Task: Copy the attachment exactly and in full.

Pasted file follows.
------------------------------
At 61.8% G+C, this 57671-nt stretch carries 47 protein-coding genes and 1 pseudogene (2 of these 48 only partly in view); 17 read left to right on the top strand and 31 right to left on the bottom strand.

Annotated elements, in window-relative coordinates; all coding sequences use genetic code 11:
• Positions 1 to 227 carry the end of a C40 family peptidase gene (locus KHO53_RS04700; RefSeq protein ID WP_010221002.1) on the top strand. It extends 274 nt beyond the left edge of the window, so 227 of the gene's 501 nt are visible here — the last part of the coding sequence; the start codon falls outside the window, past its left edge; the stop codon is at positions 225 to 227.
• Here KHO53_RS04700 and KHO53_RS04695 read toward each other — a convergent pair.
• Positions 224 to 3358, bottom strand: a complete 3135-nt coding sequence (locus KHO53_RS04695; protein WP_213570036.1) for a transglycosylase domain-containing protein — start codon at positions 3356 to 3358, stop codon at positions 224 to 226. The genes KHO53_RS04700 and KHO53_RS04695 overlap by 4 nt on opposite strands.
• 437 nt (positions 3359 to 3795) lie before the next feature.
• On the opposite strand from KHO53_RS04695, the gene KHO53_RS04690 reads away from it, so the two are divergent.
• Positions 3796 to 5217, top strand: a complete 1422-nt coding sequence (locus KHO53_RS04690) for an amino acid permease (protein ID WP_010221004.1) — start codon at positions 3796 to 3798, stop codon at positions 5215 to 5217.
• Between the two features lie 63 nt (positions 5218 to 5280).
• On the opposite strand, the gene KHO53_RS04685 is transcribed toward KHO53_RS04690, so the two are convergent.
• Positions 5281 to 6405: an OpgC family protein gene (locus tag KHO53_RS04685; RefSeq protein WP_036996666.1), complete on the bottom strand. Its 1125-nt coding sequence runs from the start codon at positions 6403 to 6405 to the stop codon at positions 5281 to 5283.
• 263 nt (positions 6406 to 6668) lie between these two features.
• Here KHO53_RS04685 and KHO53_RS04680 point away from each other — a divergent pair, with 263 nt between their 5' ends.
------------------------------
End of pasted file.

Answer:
At 61.8% G+C, this 57671-nt stretch carries 47 protein-coding genes and 1 pseudogene (2 of these 48 only partly in view); 17 read left to right on the top strand and 31 right to left on the bottom strand.

Annotated elements, in window-relative coordinates; all coding sequences use genetic code 11:
• Positions 1 to 227 carry the end of a C40 family peptidase gene (locus KHO53_RS04700; RefSeq protein ID WP_010221002.1) on the top strand. It extends 274 nt beyond the left edge of the window, so 227 of the gene's 501 nt are visible here — the last part of the coding sequence; the start codon falls outside the window, past its left edge; the stop codon is at positions 225 to 227.
• Here KHO53_RS04700 and KHO53_RS04695 read toward each other — a convergent pair.
• Positions 224 to 3358, bottom strand: a complete 3135-nt coding sequence (locus KHO53_RS04695; protein WP_213570036.1) for a transglycosylase domain-containing protein — start codon at positions 3356 to 3358, stop codon at positions 224 to 226. The genes KHO53_RS04700 and KHO53_RS04695 overlap by 4 nt on opposite strands.
• 437 nt (positions 3359 to 3795) lie before the next feature.
• On the opposite strand from KHO53_RS04695, the gene KHO53_RS04690 reads away from it, so the two are divergent.
• Positions 3796 to 5217, top strand: a complete 1422-nt coding sequence (locus KHO53_RS04690) for an amino acid permease (protein ID WP_010221004.1) — start codon at positions 3796 to 3798, stop codon at positions 5215 to 5217.
• Between the two features lie 63 nt (positions 5218 to 5280).
• On the opposite strand, the gene KHO53_RS04685 is transcribed toward KHO53_RS04690, so the two are convergent.
• Positions 5281 to 6405: an OpgC family protein gene (locus tag KHO53_RS04685; RefSeq protein WP_036996666.1), complete on the bottom strand. Its 1125-nt coding sequence runs from the start codon at positions 6403 to 6405 to the stop codon at positions 5281 to 5283.
• 263 nt (positions 6406 to 6668) lie between these two features.
• Here KHO53_RS04685 and KHO53_RS04680 point away from each other — a divergent pair, with 263 nt between their 5' ends.